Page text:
On release, Sirens (John Duigan, 1994) inspired more derision than admiration. Even the more positive reviews dismissed it as a ‘soft-core, high-minded daydream’Janet Maslin, ‘Naughtiness in Pooh Land’, The New York Times, 4 March 1994, Section C, p. 16, available at <https://www.nytimes.com/1994/03/04/movies/review-film-naughtiness-in-pooh-land.html>, accessed 15 February 2022. or a ‘marriage between Masterpiece Theatre and Baywatch’.Hal Hinson, ‘Sirens (R)’, The Washington Post, 11 March 1994, <https://www.washingtonpost.com/wp-srv/style/longterm/movies/videos/sirensrhinson_b009e1.htm>, accessed 18 January 2022. A recurring theme was the film’s prurience, seeming to stake its appeal on the willingness of the eponymous sirens (and most of the female cast) to strip off every couple of minutes.
There is no getting away from director John Duigan’s self-conscious championing of the male gaze. In a featurette on the Blu-ray release, star Hugh Grant ribs Duigan on how often his scripts seem to demand female nudity ‘for artistic reasons’.Hugh Grant, in the featurette Informal Home Movie Chat Between Hugh Grant and Director John Duigan, Sirens, Blu-ray, Umbrella Entertainment, 2021. But the use of that gaze in the film is more complex than its portrayal in traditional critiques, in which women are defined and shaped by the way men look at them. In using the female form – and, more importantly, oppressed female sexuality – as a crux to explore tensions between religious conservatism and art, Duigan digs into how looking changes the looker, not just the looked-at.
Set during the interwar period, Sirens concerns progressive English priest Anthony (Grant) and his wife Estella (Tara Fitzgerald) being sent to the Blue Mountains refuge of artist Norman Lindsay (Sam Neill), in the hope they can convince him to retract one of his more provocative works – a voluptuous nude on the cross – from a public exhibition. The Church cites moral outrage and blasphemy, but it’s clear the real fear is the female form and what might happen if Joe (or Josephine) Public is exposed to it.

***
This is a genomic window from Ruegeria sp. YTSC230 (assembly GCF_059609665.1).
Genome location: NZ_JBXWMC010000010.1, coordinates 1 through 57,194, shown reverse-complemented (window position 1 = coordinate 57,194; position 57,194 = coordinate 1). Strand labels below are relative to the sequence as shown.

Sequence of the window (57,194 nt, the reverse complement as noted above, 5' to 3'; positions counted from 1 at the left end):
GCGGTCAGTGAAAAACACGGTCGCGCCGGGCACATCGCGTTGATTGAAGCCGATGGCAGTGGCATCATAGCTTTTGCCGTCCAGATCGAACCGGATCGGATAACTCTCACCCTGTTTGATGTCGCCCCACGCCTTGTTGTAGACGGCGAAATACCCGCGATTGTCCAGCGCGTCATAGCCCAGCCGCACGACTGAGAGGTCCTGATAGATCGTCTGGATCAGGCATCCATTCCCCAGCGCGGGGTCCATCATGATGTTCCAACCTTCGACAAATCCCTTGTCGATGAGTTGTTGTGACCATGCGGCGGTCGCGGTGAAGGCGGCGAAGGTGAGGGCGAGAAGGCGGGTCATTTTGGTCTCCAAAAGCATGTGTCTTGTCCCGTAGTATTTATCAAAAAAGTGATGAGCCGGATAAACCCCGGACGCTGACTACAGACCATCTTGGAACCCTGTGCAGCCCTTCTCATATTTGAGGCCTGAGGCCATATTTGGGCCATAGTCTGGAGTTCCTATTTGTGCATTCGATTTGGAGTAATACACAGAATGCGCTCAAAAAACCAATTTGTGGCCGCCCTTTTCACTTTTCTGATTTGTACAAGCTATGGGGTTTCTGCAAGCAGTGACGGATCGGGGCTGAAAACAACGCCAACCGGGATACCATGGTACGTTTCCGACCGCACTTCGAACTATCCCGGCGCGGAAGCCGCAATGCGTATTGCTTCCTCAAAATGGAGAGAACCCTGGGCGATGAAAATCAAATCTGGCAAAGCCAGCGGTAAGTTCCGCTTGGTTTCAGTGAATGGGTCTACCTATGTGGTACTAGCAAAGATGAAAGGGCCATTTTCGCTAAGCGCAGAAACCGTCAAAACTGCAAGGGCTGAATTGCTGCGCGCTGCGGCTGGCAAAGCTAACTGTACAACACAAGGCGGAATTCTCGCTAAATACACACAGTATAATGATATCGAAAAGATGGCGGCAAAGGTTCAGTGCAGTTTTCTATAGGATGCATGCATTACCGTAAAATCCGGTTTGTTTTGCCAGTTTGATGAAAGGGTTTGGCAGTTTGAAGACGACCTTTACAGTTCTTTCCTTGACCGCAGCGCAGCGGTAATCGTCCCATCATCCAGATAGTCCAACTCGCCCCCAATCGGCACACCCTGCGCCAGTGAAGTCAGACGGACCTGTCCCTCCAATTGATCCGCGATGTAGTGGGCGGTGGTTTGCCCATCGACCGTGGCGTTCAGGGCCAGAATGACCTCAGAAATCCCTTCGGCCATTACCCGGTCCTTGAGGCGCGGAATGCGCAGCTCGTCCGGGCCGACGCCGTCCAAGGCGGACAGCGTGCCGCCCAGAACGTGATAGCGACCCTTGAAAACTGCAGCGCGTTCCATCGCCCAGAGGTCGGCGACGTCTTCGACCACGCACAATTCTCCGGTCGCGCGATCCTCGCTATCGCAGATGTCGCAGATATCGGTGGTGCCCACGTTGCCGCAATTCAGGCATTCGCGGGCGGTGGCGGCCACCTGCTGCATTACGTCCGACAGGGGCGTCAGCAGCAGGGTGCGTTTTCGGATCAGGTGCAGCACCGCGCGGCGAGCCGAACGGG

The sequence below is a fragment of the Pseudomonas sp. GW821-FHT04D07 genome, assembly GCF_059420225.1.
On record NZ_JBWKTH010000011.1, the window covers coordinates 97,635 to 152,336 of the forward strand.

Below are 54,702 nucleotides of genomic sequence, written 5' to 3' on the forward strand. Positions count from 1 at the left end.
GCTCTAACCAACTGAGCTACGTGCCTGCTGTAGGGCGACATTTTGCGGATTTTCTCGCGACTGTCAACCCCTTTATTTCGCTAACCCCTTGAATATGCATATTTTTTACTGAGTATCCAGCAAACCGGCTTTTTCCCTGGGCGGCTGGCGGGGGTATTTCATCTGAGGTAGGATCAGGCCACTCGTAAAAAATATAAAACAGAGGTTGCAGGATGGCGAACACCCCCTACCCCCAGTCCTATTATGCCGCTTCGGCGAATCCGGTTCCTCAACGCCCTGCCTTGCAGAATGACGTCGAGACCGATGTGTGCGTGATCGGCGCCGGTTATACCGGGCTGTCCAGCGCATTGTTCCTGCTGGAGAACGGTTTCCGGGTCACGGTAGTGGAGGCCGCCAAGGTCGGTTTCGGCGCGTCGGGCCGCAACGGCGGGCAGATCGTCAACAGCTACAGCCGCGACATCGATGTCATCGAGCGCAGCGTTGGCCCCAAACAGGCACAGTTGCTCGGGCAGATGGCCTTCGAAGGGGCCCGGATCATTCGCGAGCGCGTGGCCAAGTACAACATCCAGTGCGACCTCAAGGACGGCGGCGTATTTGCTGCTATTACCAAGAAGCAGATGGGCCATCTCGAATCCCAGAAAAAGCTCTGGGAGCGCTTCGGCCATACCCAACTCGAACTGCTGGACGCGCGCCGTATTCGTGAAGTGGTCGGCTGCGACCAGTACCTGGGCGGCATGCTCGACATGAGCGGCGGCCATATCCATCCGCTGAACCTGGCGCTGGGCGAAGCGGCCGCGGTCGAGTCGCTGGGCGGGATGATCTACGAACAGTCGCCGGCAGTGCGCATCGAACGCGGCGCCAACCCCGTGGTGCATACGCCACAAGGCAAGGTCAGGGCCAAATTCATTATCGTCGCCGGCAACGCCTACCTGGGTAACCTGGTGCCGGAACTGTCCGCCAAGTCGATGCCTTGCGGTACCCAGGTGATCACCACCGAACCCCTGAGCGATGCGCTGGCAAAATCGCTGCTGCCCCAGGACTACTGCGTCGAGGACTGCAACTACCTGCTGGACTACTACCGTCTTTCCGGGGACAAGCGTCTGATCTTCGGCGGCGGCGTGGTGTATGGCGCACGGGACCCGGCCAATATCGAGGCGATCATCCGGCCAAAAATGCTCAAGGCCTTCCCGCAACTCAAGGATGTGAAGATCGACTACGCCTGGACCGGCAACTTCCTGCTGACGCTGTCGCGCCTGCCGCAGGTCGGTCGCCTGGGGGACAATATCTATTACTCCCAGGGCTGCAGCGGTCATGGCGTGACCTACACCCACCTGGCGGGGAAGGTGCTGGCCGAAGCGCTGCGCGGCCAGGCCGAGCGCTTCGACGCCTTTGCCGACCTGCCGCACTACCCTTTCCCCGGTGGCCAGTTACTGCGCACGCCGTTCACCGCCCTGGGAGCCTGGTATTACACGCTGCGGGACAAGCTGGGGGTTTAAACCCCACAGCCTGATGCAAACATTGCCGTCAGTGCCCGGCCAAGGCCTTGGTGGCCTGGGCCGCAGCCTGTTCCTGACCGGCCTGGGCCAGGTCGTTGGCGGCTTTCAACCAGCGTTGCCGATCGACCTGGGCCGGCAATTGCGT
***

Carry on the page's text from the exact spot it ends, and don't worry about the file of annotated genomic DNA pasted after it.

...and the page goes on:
In Duigan’s film, the real power lies with the object, not the objectifier. Female sexuality is represented as a primal force, trapped within a pressure cooker of gendered expectations, but likely to erupt at the slightest provocation. To the voyeur (male or female; there are plenty here), it brings the promise of corruption – or, perhaps, liberation.
Voyeurism and civilisation
In her seminal 1975 essay ‘Visual Pleasure and Narrative Cinema’, theorist Laura Mulvey situates voyeurism within existing gendered power dynamics, describing how erotic objectification can distort how the observer thinks about men and women more generally. She argues that most American films are beholden to a heterosexual, masculine scopophilia (that is, the sexual pleasure involved in looking): woman becomes ‘spectacle’, while man becomes ‘the bearer of the look’.Laura Mulvey, ‘Visual Pleasure and Narrative Cinema’, Screen, vol. 16, no. 3, Autumn 1975, p. 12.
On the face of it, Sirens does nothing to defend itself from this analysis. The casting of supermodels Elle Macpherson and Kate Fischer as two of the ‘sirens’ – actually, life models employed by Norman – contributes to this sense of spectacle, offering the promise of boobs for a heterosexual male audience who might otherwise eschew an arthouse film. The actors are there to be stared at – or leered over – rather than appreciated for the nuance and depth they bring to their characters.
And yet Sirens argues that voyeurism is not an exclusively male predilection, but rather a human instinct: we are drawn to looking at bodies and sex, and this looking changes us; we are more sensual than many of us would like to admit; freed from social conventions or the strictures of religion, we fall victim to reckless lust. In this, the religious conservatives and bohemian artists are in agreement – where they differ is whether this is a good or bad thing.
Duigan’s position is not exactly ambiguous. Although Rose Lindsay (Pamela Rabe) describes her husband as a ‘very depraved man’, Neill’s portrayal is that of a sympathetic eccentric – a reclusive artist and intellectual who likes to surround himself with beauty, whether that be the stunning landscape of the Blue Mountains or statuesque nude women. Like Duigan’s film, Norman appears resigned to the contradictions of human nature: our simultaneous capacity for great intellectual and artistic achievement and baser primal obsessions.